By Camilo Smith
By Craig Malisow
By Jeff Balke
By Angelica Leicht
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By Sean Pendergast
By Sean Pendergast
By Jeff Balke
Behind the wood-paneled courtrooms of judges Ted Poe and Joe Kegans, like most other Harris County felony courtrooms, is a dark, nasty place called a holdover area. Above one of the two barred cells, which smell like the large urinals they basically are, read the words "Maximum Occupancy: 4." Inside the dank cell, eleven men in bright orange coveralls try to find a place to sit or stand as they wait to meet with their attorneys -- most of them court-appointed -- and learn what sort of deal their counselors may have cut with the district attorney's office. To the right, in another crowded cell, about a dozen other inmates also wait to hear from their attorneys.
"Three years!" exclaims a young black prisoner accused of unauthorized use of a motor vehicle -- car theft. After getting the news from his lawyer -- a thin, white man about 50 years old -- he presses his face between the bars and repeats his outrage over the offer of prison time. "Man, ain't no way I do three years for this. Tell them this was a misdemeanor and I ain't doing three years!"
"Look here!" replies the attorney, who seems equally agitated by his client. "Do you see any keys in my hand? Did I put you in here? You did this to yourself."
The two men, separated by jail bars, and by a more impregnable wall of experience and culture, trade expletives. Finally, the attorney walks back out to the free world to do more business.
It's a scene that is repeated hundreds of times every week in the Harris County judicial system -- one of the few of its size in the country that does not have a public defenders' office to represent indigents. Critics of the Harris County system -- a system that costs taxpayers millions of dollars annually -- also say many court-appointed attorneys often put the needs and desires of the court ahead of the interests of their nominal clients.
On the fourth floor of the Harris County Criminal Courthouse, two men squeeze through the crowded corridor and into an empty elevator. One, a stocky black man in a gray suit and ostrich-skin cowboy boots, pushes the button for the eighth floor. As the elevator begins its ascent, the black man, unprompted, suddenly speaks.
"Hell, I just found out I got a case set for trial today," says the man, attorney Ron Mock, seemingly amused by the surprise. He pauses and then continues after a few seconds of thought. "But, hell, they ain't even paid me."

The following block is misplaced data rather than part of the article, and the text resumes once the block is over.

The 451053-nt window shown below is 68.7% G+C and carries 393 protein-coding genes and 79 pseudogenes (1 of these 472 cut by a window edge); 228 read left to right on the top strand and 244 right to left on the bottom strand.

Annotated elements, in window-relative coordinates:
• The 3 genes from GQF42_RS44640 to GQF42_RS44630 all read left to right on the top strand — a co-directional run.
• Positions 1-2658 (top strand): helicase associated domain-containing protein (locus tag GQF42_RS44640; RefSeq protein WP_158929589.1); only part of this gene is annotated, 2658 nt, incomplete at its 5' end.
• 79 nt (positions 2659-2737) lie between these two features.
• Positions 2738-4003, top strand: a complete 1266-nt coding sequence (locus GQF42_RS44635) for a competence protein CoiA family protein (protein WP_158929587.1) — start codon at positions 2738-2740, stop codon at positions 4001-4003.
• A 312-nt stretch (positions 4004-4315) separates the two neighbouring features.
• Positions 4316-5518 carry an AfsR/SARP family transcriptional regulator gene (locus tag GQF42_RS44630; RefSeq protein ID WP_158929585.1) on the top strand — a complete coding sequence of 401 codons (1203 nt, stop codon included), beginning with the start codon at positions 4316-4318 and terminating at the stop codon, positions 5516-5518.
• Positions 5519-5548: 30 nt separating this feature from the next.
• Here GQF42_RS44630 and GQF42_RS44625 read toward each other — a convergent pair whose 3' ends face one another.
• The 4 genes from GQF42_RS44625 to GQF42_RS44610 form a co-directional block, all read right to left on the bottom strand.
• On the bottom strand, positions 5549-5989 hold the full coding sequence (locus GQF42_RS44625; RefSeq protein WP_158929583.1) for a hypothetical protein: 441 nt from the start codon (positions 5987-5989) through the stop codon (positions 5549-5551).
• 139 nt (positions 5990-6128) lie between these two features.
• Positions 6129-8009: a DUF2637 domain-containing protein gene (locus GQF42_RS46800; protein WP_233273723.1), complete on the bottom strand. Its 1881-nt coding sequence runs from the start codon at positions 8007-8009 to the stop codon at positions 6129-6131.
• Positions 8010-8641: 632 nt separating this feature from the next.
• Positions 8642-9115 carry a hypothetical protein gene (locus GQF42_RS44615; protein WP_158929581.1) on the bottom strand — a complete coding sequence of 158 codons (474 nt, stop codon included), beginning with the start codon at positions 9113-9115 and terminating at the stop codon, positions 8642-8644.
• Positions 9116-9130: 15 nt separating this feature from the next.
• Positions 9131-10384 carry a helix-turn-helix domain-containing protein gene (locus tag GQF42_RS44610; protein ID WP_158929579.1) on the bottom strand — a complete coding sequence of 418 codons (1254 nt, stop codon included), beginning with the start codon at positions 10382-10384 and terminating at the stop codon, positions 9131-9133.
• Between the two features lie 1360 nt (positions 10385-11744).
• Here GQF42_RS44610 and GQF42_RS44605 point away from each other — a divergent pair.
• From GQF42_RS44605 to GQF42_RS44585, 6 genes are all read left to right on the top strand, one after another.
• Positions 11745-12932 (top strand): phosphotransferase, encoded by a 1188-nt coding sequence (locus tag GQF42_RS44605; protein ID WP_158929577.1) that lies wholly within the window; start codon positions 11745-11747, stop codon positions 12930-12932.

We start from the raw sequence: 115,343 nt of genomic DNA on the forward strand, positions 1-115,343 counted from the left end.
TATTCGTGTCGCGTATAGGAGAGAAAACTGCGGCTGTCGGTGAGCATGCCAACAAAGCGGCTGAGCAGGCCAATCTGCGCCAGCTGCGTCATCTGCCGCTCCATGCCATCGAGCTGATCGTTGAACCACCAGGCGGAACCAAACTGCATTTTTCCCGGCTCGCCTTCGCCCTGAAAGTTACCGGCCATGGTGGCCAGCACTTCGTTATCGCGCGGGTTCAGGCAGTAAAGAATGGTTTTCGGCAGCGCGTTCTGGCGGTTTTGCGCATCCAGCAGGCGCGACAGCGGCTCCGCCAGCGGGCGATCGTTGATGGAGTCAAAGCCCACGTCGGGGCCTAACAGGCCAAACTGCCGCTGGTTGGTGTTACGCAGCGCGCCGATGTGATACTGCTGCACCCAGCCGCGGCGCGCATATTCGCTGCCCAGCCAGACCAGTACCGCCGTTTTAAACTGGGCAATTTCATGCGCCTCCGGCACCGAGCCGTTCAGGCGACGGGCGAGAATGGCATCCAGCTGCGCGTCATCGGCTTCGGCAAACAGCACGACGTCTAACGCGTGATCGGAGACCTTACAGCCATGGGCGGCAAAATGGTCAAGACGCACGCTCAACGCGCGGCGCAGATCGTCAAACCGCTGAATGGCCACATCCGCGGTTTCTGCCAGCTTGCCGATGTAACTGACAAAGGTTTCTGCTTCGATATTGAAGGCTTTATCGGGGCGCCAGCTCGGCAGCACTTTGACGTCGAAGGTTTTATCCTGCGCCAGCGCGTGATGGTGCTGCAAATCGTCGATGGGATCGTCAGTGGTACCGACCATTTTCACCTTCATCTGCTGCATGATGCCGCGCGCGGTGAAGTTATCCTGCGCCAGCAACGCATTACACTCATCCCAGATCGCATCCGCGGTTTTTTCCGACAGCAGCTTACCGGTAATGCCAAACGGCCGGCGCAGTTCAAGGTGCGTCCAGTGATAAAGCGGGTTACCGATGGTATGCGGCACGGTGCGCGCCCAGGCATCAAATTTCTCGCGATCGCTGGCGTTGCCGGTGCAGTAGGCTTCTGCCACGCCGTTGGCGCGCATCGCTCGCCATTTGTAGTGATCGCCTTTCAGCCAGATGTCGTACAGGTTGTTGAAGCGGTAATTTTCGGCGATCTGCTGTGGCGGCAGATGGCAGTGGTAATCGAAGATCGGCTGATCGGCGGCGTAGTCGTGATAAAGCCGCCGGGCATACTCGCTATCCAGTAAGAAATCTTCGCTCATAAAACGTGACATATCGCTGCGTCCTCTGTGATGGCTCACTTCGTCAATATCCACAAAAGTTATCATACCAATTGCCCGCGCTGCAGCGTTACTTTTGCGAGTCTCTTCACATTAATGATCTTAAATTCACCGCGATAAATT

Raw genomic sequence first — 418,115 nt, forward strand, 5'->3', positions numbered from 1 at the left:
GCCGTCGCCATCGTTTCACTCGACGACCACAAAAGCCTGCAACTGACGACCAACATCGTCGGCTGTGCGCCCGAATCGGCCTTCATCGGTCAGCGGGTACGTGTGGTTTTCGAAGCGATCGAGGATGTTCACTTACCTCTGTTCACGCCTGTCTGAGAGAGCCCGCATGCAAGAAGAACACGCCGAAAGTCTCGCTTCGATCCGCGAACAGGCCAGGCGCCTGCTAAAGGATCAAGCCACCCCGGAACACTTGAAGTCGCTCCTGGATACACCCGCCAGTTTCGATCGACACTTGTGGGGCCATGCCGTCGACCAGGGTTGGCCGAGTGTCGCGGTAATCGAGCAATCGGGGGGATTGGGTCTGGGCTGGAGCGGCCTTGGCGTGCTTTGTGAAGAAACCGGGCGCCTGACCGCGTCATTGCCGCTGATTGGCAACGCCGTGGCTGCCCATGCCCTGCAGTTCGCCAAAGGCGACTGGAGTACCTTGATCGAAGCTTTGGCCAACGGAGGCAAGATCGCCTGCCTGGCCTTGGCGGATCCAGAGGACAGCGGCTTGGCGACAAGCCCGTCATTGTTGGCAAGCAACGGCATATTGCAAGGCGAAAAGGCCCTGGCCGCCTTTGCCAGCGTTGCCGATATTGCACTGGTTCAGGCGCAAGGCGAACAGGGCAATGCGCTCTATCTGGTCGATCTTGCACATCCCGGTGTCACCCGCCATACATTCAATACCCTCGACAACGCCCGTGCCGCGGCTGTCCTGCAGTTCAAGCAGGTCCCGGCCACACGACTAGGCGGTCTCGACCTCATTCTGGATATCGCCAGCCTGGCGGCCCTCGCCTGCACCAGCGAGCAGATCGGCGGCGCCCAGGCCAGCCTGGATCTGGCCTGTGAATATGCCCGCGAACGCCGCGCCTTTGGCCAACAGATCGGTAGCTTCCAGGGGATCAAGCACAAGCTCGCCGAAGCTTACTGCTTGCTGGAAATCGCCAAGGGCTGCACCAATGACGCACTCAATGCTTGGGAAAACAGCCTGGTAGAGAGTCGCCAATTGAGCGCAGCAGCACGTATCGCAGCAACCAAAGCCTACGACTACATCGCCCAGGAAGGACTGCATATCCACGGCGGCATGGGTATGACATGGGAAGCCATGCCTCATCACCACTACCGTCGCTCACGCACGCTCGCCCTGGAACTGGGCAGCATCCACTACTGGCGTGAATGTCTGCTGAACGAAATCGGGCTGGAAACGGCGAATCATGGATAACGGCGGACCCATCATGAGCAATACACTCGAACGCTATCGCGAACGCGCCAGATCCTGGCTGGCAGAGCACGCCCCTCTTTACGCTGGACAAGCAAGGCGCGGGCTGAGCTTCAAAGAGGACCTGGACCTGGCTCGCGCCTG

Over the past 15 years, Ron Mock has consistently been one of the highest-paid court-appointed attorneys in Harris County. According to the Harris County auditor's office, in 1993 Mock garnered $54,341.81 for court-appointed work. Since 1985, his annual take from the coffers of Harris County has averaged $73,873.
Mock is best known in town for representing defendants accused of capital murder. Probably most notorious among his former clients is convicted murderer Gary Graham, whose case has received national attention, and who claims that Mock failed to call alibi witnesses on his behalf. But in addition to Graham, Mock has represented, on either the trial or appellate level, approximately 10 percent of the 100 or so inmates from Harris County now on Texas' death row.
Mock's critics -- and there are many -- say that what they describe as Mock's cavalier attitude toward his indigent clients is one of the most glaring examples of the court-appointed attorney system gone wrong in Harris County. His friends and supporters, and Mock himself, say those criticisms are unfair because, in reality, he is a good trial attorney who often gets less-than-good results in court only because he consistently represents the worst of the worst.
At 11 o'clock on a Saturday morning Mock opens Buster's Drinkery, the downtown bar he owns, to discuss his controversial reputation. Dressed in a tan shirt, slacks and pull-over sweater, Mock carries his glass of beer over to a well-worn booth inside Buster's. It's a dive located two blocks south of the criminal courts building on the northeast side of downtown Houston, where on weekdays the streets are filled with winos and attorneys. Mock, a relaxed and likable man, says he starts off each workday at his small tavern, where he can think and have breakfast before going to court. In his own estimation, Mock believes that he has probably tried more capital murder cases than any other defense attorney in Texas. And he likens himself to a trauma doctor.
"When the son of a bitch comes in there shot, you do what you have to do to do it, and that's what I do in the legal system," says Mock. "I never cheat. Never have, never will. I've never lied for a client. But I will represent them to the best of my ability and fight like shit for them. I will. I don't care what they've done.
"The worst was a son of a bitch who killed a six-year-old girl," Mock reflects. "Beat her to death with a board. Bit her arm. That was years ago, when we first got into forensic dentistry. And I hated that motherfucker. I hated him with a passion. But I fought like hell for him every step of the way. But I just couldn't look at that motherfucker without thinking, "You know, if that had been my daughter, you'd be a dead motherfucker. You'd be dead."